Cancer Glossary
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Haploid: A single set of chromosomes (half the full set of genetic material), present in the egg and sperm cells of animals and in the egg and pollen cells of plants. Human beings have 23 chromosomes in their reproductive cells. Compare diploid.

Halsted radical mastectomy: Removal of the breast, skin, nipple, areola, both pectoral muscles, and all axillary lymph nodes on the same side.

Hematologist: Doctor specializing in diseases of the blood and blood-forming tissues.

Hematoma: Collection of blood outside a blood vessel caused by a leak or injury. 

HER2/neu gene: This "oncoprotein" (cancer protein) is present in very small amounts on the surface of normal breast cells. HER stimulates cell growth, and breast cancers that produce too much of this protein tend to be more aggressive. About 30% of breast cancers have too much of this protein. A monoclonal antibody that attaches to the HER2 protein slows the growth of breast cancer cells and may stimulate the immune system to more effectively attack cancer. Some other types of cancer also have too much HER2/neu protein. Studies of monoclonal antibody therapy for these cancers are in progress. 

Hereditary nonpolyposis colon cancer (HNPCC): Hereditary tendency to develop cancer at a young age without first having many polyps. 

Heterozygosity: The presence of different alleles at one or more loci on homologous chromosomes.

High risk: Greater than general population's normal chance of developing cancer. High risk factors may include: heredity (family history of breast, colon, prostate or other cancers), personal habits (smoking, heavy drinking, etc.), or environmental (overexposure to sunlight or toxic materials).

Hodgkin's disease: Often curable cancer affecting lymphatic system. (Named after the doctor who first identified it.)

Home health nurse: Nurse who gives medications in the home, teaches patients how to care for themselves, and assesses their condition to see if further medical attention is needed.

Homeobox: A short stretch of nucleotides whose base sequence is virtually identical in all the genes that contain it. It has been found in many organisms from fruit flies to human beings. In the fruit fly, a homeobox appears to determine when particular groups of genes are expressed during development.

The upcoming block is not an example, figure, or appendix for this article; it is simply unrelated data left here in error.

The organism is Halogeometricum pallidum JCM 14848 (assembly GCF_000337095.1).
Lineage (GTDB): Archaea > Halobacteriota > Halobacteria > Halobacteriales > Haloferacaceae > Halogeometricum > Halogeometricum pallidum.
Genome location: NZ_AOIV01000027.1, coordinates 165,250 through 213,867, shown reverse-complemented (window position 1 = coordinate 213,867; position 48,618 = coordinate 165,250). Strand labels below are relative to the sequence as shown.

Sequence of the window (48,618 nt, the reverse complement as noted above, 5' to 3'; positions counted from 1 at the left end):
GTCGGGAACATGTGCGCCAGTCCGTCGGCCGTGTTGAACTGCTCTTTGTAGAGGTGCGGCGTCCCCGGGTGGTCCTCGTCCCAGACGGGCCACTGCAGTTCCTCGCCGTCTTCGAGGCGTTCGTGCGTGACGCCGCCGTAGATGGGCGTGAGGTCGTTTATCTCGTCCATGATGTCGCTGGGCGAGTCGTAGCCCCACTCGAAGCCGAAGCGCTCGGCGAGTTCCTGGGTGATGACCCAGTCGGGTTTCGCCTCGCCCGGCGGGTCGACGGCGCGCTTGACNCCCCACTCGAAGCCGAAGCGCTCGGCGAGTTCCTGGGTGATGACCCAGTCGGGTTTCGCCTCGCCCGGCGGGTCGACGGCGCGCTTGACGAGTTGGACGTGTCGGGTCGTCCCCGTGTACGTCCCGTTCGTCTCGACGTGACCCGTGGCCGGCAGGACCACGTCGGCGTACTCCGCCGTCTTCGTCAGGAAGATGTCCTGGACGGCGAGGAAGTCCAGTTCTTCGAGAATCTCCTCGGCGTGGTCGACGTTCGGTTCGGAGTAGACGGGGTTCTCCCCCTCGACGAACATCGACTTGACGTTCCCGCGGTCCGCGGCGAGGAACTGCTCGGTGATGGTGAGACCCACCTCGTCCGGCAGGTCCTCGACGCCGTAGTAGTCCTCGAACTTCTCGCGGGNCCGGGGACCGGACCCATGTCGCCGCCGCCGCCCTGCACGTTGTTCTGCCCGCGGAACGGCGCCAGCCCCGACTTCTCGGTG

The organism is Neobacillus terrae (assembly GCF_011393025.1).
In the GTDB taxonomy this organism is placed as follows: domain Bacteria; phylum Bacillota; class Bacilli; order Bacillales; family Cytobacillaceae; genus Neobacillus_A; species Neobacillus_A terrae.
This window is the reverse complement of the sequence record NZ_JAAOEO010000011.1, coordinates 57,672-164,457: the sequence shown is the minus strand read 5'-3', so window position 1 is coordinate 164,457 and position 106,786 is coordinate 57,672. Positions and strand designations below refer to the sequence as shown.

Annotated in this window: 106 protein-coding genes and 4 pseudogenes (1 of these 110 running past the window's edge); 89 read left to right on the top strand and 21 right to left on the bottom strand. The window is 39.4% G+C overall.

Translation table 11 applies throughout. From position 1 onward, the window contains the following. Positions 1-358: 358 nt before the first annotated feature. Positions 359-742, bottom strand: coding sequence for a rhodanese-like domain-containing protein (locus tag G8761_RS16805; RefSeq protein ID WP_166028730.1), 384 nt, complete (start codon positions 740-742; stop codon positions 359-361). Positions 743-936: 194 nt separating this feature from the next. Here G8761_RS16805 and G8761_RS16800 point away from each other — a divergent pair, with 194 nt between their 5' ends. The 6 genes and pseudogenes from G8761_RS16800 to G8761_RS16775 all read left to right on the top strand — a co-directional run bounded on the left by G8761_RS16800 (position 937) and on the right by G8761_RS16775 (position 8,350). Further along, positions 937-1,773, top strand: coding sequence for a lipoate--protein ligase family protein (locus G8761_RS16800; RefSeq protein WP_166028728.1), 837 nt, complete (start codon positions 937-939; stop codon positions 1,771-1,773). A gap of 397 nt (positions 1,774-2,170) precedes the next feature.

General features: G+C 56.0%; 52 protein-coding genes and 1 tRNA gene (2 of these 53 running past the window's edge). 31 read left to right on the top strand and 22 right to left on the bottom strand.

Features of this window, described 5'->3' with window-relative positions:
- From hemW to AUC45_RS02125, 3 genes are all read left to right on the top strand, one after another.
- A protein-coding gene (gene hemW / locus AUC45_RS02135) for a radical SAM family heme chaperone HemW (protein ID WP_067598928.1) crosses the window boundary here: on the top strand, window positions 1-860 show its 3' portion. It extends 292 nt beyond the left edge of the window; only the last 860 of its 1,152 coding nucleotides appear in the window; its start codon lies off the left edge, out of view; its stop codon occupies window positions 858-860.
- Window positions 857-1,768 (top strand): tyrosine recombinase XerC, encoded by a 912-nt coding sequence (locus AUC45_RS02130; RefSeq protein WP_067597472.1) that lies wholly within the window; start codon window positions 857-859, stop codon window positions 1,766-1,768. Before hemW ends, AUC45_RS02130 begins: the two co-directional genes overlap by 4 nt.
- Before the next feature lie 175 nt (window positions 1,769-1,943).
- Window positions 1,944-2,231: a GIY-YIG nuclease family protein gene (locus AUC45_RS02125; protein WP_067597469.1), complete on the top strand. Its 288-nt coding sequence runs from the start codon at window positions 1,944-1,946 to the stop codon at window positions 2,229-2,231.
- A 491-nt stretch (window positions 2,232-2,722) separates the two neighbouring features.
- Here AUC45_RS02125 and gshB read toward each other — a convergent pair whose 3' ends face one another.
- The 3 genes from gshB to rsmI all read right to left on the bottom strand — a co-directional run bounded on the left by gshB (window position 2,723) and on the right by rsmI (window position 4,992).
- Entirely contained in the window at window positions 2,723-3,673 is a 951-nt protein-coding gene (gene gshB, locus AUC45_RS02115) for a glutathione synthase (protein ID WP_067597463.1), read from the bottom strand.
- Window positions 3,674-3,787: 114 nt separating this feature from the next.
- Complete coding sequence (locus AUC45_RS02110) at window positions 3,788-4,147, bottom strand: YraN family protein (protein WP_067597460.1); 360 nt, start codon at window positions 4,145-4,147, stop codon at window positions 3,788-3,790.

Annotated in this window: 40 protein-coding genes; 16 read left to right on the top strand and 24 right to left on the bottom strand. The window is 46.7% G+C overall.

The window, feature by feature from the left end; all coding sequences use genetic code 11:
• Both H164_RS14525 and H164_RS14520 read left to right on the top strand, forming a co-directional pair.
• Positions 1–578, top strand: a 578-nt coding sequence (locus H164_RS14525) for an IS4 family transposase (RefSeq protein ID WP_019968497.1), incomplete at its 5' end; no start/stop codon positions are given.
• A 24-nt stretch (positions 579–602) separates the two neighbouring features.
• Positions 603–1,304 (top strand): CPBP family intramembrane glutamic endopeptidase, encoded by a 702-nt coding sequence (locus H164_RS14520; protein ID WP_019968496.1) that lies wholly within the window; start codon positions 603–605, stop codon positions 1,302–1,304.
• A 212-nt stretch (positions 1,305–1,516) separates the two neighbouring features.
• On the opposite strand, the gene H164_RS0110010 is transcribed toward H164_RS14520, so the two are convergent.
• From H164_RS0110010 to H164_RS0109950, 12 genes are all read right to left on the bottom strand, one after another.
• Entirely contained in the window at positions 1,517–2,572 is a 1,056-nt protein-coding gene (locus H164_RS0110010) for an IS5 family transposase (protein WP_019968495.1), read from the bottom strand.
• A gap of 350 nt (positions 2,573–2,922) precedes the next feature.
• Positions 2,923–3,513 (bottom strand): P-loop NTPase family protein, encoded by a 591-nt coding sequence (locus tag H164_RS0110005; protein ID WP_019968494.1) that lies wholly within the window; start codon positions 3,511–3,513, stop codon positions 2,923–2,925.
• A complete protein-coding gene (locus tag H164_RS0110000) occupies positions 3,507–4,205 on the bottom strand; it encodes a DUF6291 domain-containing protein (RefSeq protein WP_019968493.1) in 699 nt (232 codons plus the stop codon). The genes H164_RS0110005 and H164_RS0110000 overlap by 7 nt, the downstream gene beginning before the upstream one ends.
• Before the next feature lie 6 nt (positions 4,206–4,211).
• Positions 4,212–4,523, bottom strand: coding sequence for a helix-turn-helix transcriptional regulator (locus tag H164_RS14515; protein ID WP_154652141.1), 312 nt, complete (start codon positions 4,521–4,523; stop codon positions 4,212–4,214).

Homology: Similarity in DNA or protein sequences between individuals of the same species or among different species.

Homologous: Similar in structure and origin but not necessarily function.  For example the wing of a bird, forelimb of a monkey, and arm of a man are said to be "homologous". 

Homologous chromosome: Chromosome containing the same linear gene sequences as another, each derived from one parent.

Hormone: Chemical released by endocrine glands (thyroid, adrenal, ovaries, etc.). Hormones travel through bloodstream and set in motion various functions.

Hormone receptor: Protein on a cell surface (or within the cell cytoplasm) that binds a hormone. Tumors can be tested for hormone receptors to see if they can be treated with hormones or anti-hormones. (See: Hormone receptor assay.)

Hormone receptor assay: Test to see if a breast tumor is likely to be affected by or treated with hormones. (See: Estrogen receptor assay, Progesterone receptor assay.)

Hormone replacement therapy: Use of estrogen and progesterone from an outside source after the body has stopped making them. This therapy is often given to relieve symptoms of menopause and has been shown to offer protection against heart disease and thinning of bones (osteoporosis) in women after menopause. Estrogen, however, also nourishes some types of breast cancer. Scientists, therefore, are continuing to research just how serious the increased breast cancer risk is compared to the risks of heart disease and osteoporosis.

Hormone therapy: Treatment with hormones, with drugs that interfere with hormone production or hormone action, or the surgical removal of hormone-producing glands. Hormone therapy may kill cancer cells or slow their growth.

Hospice: Special care for people in the final phase of illness as well as care for their families and caregivers. The care may take place in the patient's home or in a homelike facility.

Human gene therapy: Insertion of normal DNA directly into cells to correct a genetic defect.

Human Genome Initiative: Collective name for several projects begun in 1986 by DOE to (1) create an ordered set of DNA segments from known chromosomal locations, (2) develop new computational methods for analyzing genetic map and DNA sequence data, and (3) develop new techniques and instruments for detecting and analyzing DNA. This DOE initiative is now known as the Human Genome Program. The national effort, led by DOE and NIH, is known as the Human Genome Project.

Hybridization: The process of joining two complementary strands of DNA or one each of DNA and RNA to form a double-stranded molecule.

Hyperalimentation: Provision of nutrition other than as food, often intravenously. 

Hyperplasia: Too much growth of cells or tissue in a specific area, such as the lining of the prostate. (See: Benign prostatic hyperplasia.)

Hyperthermia therapy: Raising body temperature to treat a disease.

Hysterectomy: Surgical removal of the uterus through an incision in the abdomen or through the vagina. Removal of the ovaries (oophorectomy) may be done at the same time.